JASS Blog Archives for August 2008

by Martha Tholanah on August 25, 2008 on 5:54 am


More than 1 500 mostly HIV-positive women staged an unprecedented protest in Swaziland on Thursday against a foreign shopping tour by eight of the ruling monarch's 13 wives, in a country ravaged by Aids.Dressed in red, white, blue and orange T-shirts, the demonstrators marched across the capital, carrying placards with such slogans as, "we want multi-party democracy now", "enough is enough", or "taxpayers' money does not belong to royalty". "With this march, we want to drive home the point that we people living with HIV are not happy with the way our money is being used," said Siphiwe Hlophe, spokesperson of two NGOs for HIV-positive women - the Women's Coalition of Swaziland and Swaziland Positive Living - which organised the protest. It appeared to be the first such demonstration here by people living with HIV as they questioned how money could be spent on a shopping trip when Swaziland - with the world's highest HIV prevalence rate - faced shortages of medicines including Aids-fighting drugs.

The eight wives, children, maids and bodyguards left the impoverished mountain kingdom last week to shop for the "40-40" double celebrations to mark its 1968 independence from Britain and King Mswati III's birthday on September 6. "We cannot be allowing such exorbitant, luxurious expenditure of the taxpayers' money in the face of the dire poverty which is demonstrated by the fact that two-thirds of the population are being fed on food aid," the women said in a petition against the chartered flight.Close to 40 percent of adults in the landlocked southern African nation are living with HIV and Aids, the highest infection rate anywhere in the world, according to United Nations figures.Per capita income here is just over $1 000, according to government figures - the lowest in southern Africa.But government spokesperson Percy Simelane justified the spending spree for the celebrations."Poverty has been with us for many years. We cannot then sit by the roadside and weep just because the country is faced with poverty," he said. "We have made great strides as a country that gives us pleasure in celebrating the 40 years of independence and the king's birthday," Simelane added.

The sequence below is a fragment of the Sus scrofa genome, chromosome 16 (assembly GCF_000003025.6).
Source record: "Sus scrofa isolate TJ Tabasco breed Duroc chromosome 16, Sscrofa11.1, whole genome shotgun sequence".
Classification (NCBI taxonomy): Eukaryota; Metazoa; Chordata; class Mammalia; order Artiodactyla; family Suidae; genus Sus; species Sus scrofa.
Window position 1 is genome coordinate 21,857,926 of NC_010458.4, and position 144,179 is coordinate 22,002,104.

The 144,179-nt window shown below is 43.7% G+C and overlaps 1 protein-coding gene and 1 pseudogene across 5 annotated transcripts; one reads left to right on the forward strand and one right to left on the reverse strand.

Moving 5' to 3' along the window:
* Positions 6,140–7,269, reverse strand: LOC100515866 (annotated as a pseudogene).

Swaziland is Africa's last absolute monarchy and is known for its annual Reed Dance celebrations in which thousands of bare-breasted young women dance in front of the royal family.

- Sapa-AFP

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by JASS on August 13, 2008 on 12:40 am


By Julian, Age 11

This AIDS conference has been full of knowledge. It wasn’t just about HIV/AIDS. It was about learning and gathering and sharing information and opinions among people with HIV and without HIV. I also think that this conference was about women sharing about empowerment. There was discussion of violence, inequality, and disrespect. I hope everyone came out a little smarter and a little more aware how they can help especially that women’s empowerment can make a difference in the environment and in people’s minds. I’m eleven and I am taking a lot out of this conference. A bit more than I expected. I just hope that education for men and women gets better. That we know about HIV/AIDS and that our awareness changes our actions. Denying young people information about sex is a violation of their rights. 

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by Martha Tholanah on August 9, 2008 on 12:30 am

In the final plenary session in Mexico City on Friday morning, Justice Edwin Cameron gave, as part of his address, ten reasons why criminal laws and criminal prosecutions make bad policy in the response to the AIDS pandemic:

  1. Criminalisation is ineffective
  2. Criminal laws and criminal prosecutions are a poor substitute for measures that really protect those at risk
  3. Criminalisation victimises, oppresses, and endangers women
  4. Criminal laws and prosecutions are often unfairly and selectively applied
  5. Criminalisation places blame on one person instead of responsibility on two. This is because women are often not equal partners in transactional sex
  6. Criminal laws targetting HIV are difficult and degrading to apply.
  7. Many of the laws are extremely poorly drafted
  8. Criminalisation increases stigma
  9. Criminalisation is a strong disincentive to testing
  10. Criminalisation assumes the worst about people with HIV, and so punishes vulnerability

It would be interesting to hear movement builders comments on these ten points.

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